Overheard from a gentleman chatting with a building supply store cashier during a purchase: “My daughter came for a visit last weekend and I didn’t know what to do around town, so we ended up going swimming at the rec centre. Man, what a great experience! I had never been there but it was fantastic and so clean. What a great facility!”
During a recent programming department meeting, I asked our aquatic and recreation programmer as well as our head fitness tech what brings them to work each day. While your first thought might be perhaps the love of writing reports, hunching before a tepidly-lit computer screen or last-minute covering for instructors stuck in their driveway or plagued by the Norwalk virus, that would be incorrect.
The common theme tended to be the impact one could make on an individual, family or group coming to the facility — call it the happiness factor or whatever, it is knowing that you are directly responsible for or part of a team that is improving people’s lives. We are lucky enough to be one of those few workplaces that provide a direct health or active living service to patrons, as well as getting to see the benefit of our contribution, whether it is keeping the place clean or creating a specific program or special event.
A large part of personal gratification comes from hearing statements like the gentleman in the store — I key in on how it wasn’t just a great swim or great hot tub; it was a great experience. In my mind, it should start with driving into the parking lot, finding a decent space and well-lit, clean sidewalks right through to pleasant front end staff, a clean and well laid out lobby and directions, shiny change rooms and welcoming lifeguard staff. We haven’t even gotten in the water yet, which is sparkling and perfectly balanced. It should all be an experience, and when it’s a good one, that makes our day.
I look at the evolution of this place and what it has become, in many ways surpassing the vision what even the design team foresaw in the initial stages. I’m working out in the fitness area at the same time as a physiotherapist is working with a young girl in a walker, several members of the Therapeutic Activation Program for Seniors — which has an average age of 82 — are doing a half-dozen laps next to the large, bench-pressing dude with tattoos up his arm and neck just down from a bunch of 14-year-old girls on the treadmills and some Creston Valley Thunder Cats players are using stability balls, while one of our personal trainers details a rehab process for a client. Where else would you see that diversity of community in one place, all working on staying healthy?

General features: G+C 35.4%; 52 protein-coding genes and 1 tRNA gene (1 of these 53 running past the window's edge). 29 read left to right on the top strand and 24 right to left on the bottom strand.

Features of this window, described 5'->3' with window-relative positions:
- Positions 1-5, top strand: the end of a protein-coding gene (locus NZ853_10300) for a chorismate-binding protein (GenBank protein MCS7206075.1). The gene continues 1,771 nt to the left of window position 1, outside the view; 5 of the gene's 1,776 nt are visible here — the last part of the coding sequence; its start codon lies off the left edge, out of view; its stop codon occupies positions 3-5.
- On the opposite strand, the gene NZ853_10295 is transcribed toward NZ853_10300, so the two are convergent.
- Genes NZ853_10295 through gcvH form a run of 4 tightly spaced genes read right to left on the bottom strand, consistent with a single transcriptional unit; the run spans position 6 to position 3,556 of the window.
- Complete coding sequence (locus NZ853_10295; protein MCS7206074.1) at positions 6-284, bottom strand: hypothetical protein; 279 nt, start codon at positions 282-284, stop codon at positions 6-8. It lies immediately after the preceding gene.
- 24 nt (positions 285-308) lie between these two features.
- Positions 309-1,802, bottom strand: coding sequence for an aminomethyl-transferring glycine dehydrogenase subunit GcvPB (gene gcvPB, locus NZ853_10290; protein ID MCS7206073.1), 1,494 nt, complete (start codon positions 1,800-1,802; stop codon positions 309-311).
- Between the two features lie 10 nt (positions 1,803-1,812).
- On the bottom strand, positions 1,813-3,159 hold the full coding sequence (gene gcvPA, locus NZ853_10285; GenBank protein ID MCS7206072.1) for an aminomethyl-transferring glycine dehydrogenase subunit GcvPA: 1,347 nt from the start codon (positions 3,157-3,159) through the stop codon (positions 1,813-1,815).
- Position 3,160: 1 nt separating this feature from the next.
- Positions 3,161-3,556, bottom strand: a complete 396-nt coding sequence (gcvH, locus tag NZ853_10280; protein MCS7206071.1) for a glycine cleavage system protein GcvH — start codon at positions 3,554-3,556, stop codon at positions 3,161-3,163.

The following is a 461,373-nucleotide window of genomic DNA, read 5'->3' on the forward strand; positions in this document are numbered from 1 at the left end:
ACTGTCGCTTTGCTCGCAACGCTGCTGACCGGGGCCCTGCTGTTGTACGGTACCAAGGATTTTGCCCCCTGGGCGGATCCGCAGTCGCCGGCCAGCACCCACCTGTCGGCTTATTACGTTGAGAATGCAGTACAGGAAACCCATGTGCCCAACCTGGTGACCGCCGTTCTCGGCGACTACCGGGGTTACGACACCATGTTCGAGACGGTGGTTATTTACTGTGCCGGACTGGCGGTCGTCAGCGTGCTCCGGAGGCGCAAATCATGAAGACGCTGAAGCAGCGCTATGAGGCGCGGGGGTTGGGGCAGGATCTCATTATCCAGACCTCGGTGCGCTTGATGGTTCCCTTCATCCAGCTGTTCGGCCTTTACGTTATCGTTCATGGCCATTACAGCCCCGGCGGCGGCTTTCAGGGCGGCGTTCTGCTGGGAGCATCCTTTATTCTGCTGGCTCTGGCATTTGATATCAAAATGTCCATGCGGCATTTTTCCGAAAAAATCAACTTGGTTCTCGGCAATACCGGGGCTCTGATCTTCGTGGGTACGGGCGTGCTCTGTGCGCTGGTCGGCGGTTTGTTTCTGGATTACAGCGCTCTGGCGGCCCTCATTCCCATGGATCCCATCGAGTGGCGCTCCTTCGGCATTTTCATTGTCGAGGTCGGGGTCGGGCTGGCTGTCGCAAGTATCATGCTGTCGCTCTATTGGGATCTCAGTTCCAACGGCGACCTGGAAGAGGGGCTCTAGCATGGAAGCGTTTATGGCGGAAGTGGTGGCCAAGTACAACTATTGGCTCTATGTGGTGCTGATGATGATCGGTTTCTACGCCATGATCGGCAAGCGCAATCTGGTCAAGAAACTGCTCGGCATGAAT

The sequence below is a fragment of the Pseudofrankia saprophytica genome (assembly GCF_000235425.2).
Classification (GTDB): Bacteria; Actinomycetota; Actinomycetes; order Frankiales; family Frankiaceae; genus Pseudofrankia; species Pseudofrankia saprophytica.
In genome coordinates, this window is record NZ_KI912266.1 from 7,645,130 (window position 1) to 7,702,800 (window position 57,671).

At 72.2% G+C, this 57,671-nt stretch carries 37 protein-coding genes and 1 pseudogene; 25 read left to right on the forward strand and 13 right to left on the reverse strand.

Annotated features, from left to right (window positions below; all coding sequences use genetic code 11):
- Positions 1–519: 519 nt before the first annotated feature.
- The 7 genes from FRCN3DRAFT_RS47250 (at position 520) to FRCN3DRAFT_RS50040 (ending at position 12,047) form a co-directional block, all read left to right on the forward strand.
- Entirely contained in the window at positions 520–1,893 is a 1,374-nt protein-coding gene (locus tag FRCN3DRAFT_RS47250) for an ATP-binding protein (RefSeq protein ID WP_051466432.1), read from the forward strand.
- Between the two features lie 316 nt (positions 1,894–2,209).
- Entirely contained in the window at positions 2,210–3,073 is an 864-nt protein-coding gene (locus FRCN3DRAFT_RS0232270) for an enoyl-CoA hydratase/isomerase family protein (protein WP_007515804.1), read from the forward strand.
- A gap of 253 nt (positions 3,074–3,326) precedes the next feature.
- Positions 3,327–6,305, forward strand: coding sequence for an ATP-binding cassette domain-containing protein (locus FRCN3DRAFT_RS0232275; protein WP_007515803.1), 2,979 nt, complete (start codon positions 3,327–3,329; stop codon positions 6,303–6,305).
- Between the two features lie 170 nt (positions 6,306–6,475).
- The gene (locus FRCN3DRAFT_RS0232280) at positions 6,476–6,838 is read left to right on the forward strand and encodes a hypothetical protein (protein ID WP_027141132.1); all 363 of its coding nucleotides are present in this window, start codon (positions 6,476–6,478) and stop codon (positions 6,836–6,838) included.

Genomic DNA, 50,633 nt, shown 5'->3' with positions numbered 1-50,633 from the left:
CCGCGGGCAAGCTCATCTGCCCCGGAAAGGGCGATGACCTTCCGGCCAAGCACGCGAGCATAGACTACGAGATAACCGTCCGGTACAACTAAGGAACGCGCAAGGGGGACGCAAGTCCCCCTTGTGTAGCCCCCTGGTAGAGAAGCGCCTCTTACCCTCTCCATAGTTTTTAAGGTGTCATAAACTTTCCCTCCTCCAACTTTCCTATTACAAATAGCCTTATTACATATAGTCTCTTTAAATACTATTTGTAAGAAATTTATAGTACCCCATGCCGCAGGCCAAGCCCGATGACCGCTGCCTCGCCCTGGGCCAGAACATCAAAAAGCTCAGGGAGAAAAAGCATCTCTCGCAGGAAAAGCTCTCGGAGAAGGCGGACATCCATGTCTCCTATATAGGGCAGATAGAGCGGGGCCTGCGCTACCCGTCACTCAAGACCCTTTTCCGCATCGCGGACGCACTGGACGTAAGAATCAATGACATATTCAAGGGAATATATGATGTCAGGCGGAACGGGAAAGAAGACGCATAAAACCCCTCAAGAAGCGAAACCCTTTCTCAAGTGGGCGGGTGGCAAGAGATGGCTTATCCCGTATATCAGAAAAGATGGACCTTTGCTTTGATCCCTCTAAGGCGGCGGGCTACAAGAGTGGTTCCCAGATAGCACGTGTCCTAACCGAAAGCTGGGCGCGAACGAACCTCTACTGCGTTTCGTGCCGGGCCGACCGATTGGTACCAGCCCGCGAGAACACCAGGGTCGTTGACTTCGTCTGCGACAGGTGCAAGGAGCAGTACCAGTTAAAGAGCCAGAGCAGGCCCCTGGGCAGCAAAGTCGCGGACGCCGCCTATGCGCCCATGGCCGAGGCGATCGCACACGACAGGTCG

Call my outlook Pollyannaish. I have always written accordingly — knowing you are fully capable of tapping into the opposite outlook simply by turning on the TV or opening a newspaper (not this one, of course). We certainly also recognize the impact of user fees, taxation and endless volunteering hours of the user groups that make the place function as it does. One thought that always sticks with me was not long after we opened, one of the more vocal opponents of the project came in with his family to swim and basically said, “It’s here now. We have to make sure it gets used by the community.” That’s our job — even though we have surpassed 150,000 patron visits in a year, we want to keep increasing those usage numbers, even if it’s one patron at a time discovering how they can have a great experience at the community complex.
Neil Ostafichuk is the recreation supervisor at the Creston and District Community Complex.